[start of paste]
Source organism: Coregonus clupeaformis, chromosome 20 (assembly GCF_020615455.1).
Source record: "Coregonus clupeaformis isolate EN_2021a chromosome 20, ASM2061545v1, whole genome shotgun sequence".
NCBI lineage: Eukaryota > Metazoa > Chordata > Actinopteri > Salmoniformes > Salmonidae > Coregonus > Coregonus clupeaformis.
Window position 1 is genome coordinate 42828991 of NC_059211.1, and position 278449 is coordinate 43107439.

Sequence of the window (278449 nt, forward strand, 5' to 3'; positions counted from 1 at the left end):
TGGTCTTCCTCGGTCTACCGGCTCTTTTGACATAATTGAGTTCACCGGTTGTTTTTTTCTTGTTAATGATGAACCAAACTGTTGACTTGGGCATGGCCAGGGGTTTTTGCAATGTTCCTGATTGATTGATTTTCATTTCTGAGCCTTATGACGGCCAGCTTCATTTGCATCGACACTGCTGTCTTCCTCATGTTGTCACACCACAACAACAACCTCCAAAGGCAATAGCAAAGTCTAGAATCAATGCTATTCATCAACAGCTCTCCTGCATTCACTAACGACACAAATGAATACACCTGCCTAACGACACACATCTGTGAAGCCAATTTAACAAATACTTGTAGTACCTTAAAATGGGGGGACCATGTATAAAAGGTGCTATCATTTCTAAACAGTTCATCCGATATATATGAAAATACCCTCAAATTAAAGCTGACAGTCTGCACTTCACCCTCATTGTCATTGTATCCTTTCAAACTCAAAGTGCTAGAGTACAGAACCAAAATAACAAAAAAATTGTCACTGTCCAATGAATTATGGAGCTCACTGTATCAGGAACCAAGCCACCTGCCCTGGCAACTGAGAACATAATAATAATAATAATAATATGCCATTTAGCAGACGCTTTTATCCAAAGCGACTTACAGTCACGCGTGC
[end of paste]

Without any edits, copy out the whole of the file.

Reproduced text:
Source organism: Coregonus clupeaformis, chromosome 20 (assembly GCF_020615455.1).
Source record: "Coregonus clupeaformis isolate EN_2021a chromosome 20, ASM2061545v1, whole genome shotgun sequence".
NCBI lineage: Eukaryota > Metazoa > Chordata > Actinopteri > Salmoniformes > Salmonidae > Coregonus > Coregonus clupeaformis.
Window position 1 is genome coordinate 42828991 of NC_059211.1, and position 278449 is coordinate 43107439.

Sequence of the window (278449 nt, forward strand, 5' to 3'; positions counted from 1 at the left end):
TGGTCTTCCTCGGTCTACCGGCTCTTTTGACATAATTGAGTTCACCGGTTGTTTTTTTCTTGTTAATGATGAACCAAACTGTTGACTTGGGCATGGCCAGGGGTTTTTGCAATGTTCCTGATTGATTGATTTTCATTTCTGAGCCTTATGACGGCCAGCTTCATTTGCATCGACACTGCTGTCTTCCTCATGTTGTCACACCACAACAACAACCTCCAAAGGCAATAGCAAAGTCTAGAATCAATGCTATTCATCAACAGCTCTCCTGCATTCACTAACGACACAAATGAATACACCTGCCTAACGACACACATCTGTGAAGCCAATTTAACAAATACTTGTAGTACCTTAAAATGGGGGGACCATGTATAAAAGGTGCTATCATTTCTAAACAGTTCATCCGATATATATGAAAATACCCTCAAATTAAAGCTGACAGTCTGCACTTCACCCTCATTGTCATTGTATCCTTTCAAACTCAAAGTGCTAGAGTACAGAACCAAAATAACAAAAAAATTGTCACTGTCCAATGAATTATGGAGCTCACTGTATCAGGAACCAAGCCACCTGCCCTGGCAACTGAGAACATAATAATAATAATAATAATATGCCATTTAGCAGACGCTTTTATCCAAAGCGACTTACAGTCACGCGTGC